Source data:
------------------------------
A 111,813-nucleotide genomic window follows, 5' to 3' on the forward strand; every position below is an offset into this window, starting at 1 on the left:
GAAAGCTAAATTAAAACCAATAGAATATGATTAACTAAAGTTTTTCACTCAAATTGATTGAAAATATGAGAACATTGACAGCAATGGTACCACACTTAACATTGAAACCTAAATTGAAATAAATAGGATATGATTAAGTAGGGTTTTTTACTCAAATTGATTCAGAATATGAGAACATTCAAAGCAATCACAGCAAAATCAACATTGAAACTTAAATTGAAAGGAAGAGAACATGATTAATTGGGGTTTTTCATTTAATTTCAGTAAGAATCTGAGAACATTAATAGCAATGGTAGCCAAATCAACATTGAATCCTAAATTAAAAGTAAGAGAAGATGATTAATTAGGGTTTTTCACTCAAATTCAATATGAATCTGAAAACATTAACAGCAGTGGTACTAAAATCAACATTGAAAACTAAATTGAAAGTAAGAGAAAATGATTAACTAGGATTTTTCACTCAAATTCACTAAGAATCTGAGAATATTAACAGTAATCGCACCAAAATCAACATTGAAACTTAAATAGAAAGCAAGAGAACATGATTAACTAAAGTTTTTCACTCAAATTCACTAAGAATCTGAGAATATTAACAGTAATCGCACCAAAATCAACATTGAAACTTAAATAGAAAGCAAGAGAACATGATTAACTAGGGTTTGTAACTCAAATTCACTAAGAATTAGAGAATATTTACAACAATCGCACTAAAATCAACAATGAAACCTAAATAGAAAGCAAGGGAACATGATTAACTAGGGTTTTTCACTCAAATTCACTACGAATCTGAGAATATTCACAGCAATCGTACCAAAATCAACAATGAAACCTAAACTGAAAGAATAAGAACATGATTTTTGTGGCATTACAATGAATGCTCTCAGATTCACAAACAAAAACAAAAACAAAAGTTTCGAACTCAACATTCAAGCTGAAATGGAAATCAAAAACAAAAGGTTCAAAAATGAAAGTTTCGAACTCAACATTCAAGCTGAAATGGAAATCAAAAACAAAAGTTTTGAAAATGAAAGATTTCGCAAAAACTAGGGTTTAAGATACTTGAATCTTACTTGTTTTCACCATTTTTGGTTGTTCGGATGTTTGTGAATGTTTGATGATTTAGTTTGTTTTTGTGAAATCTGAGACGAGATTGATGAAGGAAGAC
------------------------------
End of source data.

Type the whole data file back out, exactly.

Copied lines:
A 111,813-nucleotide genomic window follows, 5' to 3' on the forward strand; every position below is an offset into this window, starting at 1 on the left:
GAAAGCTAAATTAAAACCAATAGAATATGATTAACTAAAGTTTTTCACTCAAATTGATTGAAAATATGAGAACATTGACAGCAATGGTACCACACTTAACATTGAAACCTAAATTGAAATAAATAGGATATGATTAAGTAGGGTTTTTTACTCAAATTGATTCAGAATATGAGAACATTCAAAGCAATCACAGCAAAATCAACATTGAAACTTAAATTGAAAGGAAGAGAACATGATTAATTGGGGTTTTTCATTTAATTTCAGTAAGAATCTGAGAACATTAATAGCAATGGTAGCCAAATCAACATTGAATCCTAAATTAAAAGTAAGAGAAGATGATTAATTAGGGTTTTTCACTCAAATTCAATATGAATCTGAAAACATTAACAGCAGTGGTACTAAAATCAACATTGAAAACTAAATTGAAAGTAAGAGAAAATGATTAACTAGGATTTTTCACTCAAATTCACTAAGAATCTGAGAATATTAACAGTAATCGCACCAAAATCAACATTGAAACTTAAATAGAAAGCAAGAGAACATGATTAACTAAAGTTTTTCACTCAAATTCACTAAGAATCTGAGAATATTAACAGTAATCGCACCAAAATCAACATTGAAACTTAAATAGAAAGCAAGAGAACATGATTAACTAGGGTTTGTAACTCAAATTCACTAAGAATTAGAGAATATTTACAACAATCGCACTAAAATCAACAATGAAACCTAAATAGAAAGCAAGGGAACATGATTAACTAGGGTTTTTCACTCAAATTCACTACGAATCTGAGAATATTCACAGCAATCGTACCAAAATCAACAATGAAACCTAAACTGAAAGAATAAGAACATGATTTTTGTGGCATTACAATGAATGCTCTCAGATTCACAAACAAAAACAAAAACAAAAGTTTCGAACTCAACATTCAAGCTGAAATGGAAATCAAAAACAAAAGGTTCAAAAATGAAAGTTTCGAACTCAACATTCAAGCTGAAATGGAAATCAAAAACAAAAGTTTTGAAAATGAAAGATTTCGCAAAAACTAGGGTTTAAGATACTTGAATCTTACTTGTTTTCACCATTTTTGGTTGTTCGGATGTTTGTGAATGTTTGATGATTTAGTTTGTTTTTGTGAAATCTGAGACGAGATTGATGAAGGAAGAC